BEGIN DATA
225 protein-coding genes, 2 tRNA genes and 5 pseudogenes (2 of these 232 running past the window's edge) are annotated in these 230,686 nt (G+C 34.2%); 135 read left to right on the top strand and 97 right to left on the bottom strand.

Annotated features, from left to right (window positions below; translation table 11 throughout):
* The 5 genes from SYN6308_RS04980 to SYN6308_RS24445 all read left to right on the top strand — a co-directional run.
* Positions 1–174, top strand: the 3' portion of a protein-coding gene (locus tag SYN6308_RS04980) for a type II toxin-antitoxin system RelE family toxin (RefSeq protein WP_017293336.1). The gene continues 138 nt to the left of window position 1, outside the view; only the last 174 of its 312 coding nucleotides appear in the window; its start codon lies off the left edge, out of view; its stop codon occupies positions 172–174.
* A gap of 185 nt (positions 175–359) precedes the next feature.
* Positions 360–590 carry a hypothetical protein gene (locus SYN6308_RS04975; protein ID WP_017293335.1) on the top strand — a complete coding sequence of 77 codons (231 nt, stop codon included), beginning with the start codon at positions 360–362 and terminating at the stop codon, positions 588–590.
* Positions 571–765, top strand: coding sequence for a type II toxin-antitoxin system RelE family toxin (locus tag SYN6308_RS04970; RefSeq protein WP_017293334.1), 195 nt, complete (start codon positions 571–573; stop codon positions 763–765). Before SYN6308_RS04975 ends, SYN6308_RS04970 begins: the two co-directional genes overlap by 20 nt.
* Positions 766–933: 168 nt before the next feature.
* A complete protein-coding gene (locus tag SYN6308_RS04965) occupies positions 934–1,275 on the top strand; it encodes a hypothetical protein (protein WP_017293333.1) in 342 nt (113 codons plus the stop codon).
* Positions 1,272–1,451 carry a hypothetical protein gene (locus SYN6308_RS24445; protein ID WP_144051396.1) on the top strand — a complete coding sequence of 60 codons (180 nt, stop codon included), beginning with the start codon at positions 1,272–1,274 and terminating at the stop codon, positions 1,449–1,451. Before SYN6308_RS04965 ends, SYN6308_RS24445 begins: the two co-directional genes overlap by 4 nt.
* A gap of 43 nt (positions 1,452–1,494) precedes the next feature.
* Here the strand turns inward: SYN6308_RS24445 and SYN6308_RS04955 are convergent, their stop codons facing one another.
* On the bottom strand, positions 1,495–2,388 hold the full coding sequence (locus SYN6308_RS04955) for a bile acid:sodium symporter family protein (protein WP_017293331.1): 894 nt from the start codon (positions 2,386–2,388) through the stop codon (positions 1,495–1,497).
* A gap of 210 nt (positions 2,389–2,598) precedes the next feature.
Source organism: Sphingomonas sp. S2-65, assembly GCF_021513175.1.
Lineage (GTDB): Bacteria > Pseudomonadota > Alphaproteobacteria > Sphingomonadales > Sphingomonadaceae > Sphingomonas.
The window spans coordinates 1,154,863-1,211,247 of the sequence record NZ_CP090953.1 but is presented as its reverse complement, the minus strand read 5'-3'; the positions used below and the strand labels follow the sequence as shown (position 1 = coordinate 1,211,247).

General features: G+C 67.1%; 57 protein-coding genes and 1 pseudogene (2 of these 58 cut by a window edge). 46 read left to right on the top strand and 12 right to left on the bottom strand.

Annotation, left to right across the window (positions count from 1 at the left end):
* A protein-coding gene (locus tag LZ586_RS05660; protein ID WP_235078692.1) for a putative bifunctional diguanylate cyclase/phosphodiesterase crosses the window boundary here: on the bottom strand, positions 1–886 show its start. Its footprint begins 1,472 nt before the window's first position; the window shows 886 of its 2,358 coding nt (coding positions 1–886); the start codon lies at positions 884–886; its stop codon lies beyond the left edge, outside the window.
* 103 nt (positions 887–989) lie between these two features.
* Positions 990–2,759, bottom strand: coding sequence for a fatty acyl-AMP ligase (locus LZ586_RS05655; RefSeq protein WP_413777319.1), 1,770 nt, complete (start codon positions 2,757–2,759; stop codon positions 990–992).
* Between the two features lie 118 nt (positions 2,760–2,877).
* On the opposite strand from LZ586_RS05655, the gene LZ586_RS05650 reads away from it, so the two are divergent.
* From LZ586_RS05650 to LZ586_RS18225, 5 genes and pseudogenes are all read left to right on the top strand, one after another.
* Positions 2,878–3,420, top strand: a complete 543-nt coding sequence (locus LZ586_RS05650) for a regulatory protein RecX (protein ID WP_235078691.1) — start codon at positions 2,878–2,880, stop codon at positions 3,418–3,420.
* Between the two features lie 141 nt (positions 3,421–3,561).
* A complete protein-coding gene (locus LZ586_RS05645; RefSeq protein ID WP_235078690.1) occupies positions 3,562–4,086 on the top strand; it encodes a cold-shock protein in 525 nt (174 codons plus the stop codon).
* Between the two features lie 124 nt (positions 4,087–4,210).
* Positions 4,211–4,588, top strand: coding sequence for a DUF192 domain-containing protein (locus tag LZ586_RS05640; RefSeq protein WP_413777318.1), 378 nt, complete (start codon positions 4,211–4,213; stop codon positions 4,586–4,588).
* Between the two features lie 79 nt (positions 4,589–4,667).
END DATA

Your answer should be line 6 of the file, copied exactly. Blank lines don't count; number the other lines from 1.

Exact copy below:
* Positions 360–590 carry a hypothetical protein gene (locus SYN6308_RS04975; protein ID WP_017293335.1) on the top strand — a complete coding sequence of 77 codons (231 nt, stop codon included), beginning with the start codon at positions 360–362 and terminating at the stop codon, positions 588–590.